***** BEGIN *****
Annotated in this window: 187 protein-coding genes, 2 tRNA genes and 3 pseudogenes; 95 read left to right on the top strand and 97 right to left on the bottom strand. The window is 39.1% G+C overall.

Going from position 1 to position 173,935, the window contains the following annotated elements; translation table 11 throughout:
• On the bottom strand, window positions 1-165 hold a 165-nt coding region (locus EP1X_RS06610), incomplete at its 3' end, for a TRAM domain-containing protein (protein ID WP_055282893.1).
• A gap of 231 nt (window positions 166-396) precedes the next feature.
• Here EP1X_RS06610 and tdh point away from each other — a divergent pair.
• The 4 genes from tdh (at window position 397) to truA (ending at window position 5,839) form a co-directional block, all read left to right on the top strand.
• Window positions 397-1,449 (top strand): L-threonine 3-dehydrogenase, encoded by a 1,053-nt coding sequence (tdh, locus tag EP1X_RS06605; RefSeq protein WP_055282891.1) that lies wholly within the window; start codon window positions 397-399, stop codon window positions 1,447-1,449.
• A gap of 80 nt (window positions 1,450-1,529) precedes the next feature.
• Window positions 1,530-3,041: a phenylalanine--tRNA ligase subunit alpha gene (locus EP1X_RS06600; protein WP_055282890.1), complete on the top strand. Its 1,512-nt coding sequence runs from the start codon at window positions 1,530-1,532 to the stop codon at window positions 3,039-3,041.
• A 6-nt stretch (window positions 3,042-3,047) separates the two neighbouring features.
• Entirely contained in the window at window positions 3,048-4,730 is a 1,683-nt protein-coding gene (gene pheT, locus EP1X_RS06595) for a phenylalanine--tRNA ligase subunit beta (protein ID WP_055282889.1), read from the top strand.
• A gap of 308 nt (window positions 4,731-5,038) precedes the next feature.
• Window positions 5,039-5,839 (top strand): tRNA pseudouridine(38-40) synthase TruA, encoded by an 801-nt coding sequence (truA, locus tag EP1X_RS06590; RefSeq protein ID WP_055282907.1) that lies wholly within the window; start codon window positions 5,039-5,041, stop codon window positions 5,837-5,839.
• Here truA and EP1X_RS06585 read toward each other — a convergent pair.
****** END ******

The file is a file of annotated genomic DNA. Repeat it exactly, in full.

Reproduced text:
Annotated in this window: 187 protein-coding genes, 2 tRNA genes and 3 pseudogenes; 95 read left to right on the top strand and 97 right to left on the bottom strand. The window is 39.1% G+C overall.

Going from position 1 to position 173,935, the window contains the following annotated elements; translation table 11 throughout:
• On the bottom strand, window positions 1-165 hold a 165-nt coding region (locus EP1X_RS06610), incomplete at its 3' end, for a TRAM domain-containing protein (protein ID WP_055282893.1).
• A gap of 231 nt (window positions 166-396) precedes the next feature.
• Here EP1X_RS06610 and tdh point away from each other — a divergent pair.
• The 4 genes from tdh (at window position 397) to truA (ending at window position 5,839) form a co-directional block, all read left to right on the top strand.
• Window positions 397-1,449 (top strand): L-threonine 3-dehydrogenase, encoded by a 1,053-nt coding sequence (tdh, locus tag EP1X_RS06605; RefSeq protein WP_055282891.1) that lies wholly within the window; start codon window positions 397-399, stop codon window positions 1,447-1,449.
• A gap of 80 nt (window positions 1,450-1,529) precedes the next feature.
• Window positions 1,530-3,041: a phenylalanine--tRNA ligase subunit alpha gene (locus EP1X_RS06600; protein WP_055282890.1), complete on the top strand. Its 1,512-nt coding sequence runs from the start codon at window positions 1,530-1,532 to the stop codon at window positions 3,039-3,041.
• A 6-nt stretch (window positions 3,042-3,047) separates the two neighbouring features.
• Entirely contained in the window at window positions 3,048-4,730 is a 1,683-nt protein-coding gene (gene pheT, locus EP1X_RS06595) for a phenylalanine--tRNA ligase subunit beta (protein ID WP_055282889.1), read from the top strand.
• A gap of 308 nt (window positions 4,731-5,038) precedes the next feature.
• Window positions 5,039-5,839 (top strand): tRNA pseudouridine(38-40) synthase TruA, encoded by an 801-nt coding sequence (truA, locus tag EP1X_RS06590; RefSeq protein ID WP_055282907.1) that lies wholly within the window; start codon window positions 5,039-5,041, stop codon window positions 5,837-5,839.
• Here truA and EP1X_RS06585 read toward each other — a convergent pair.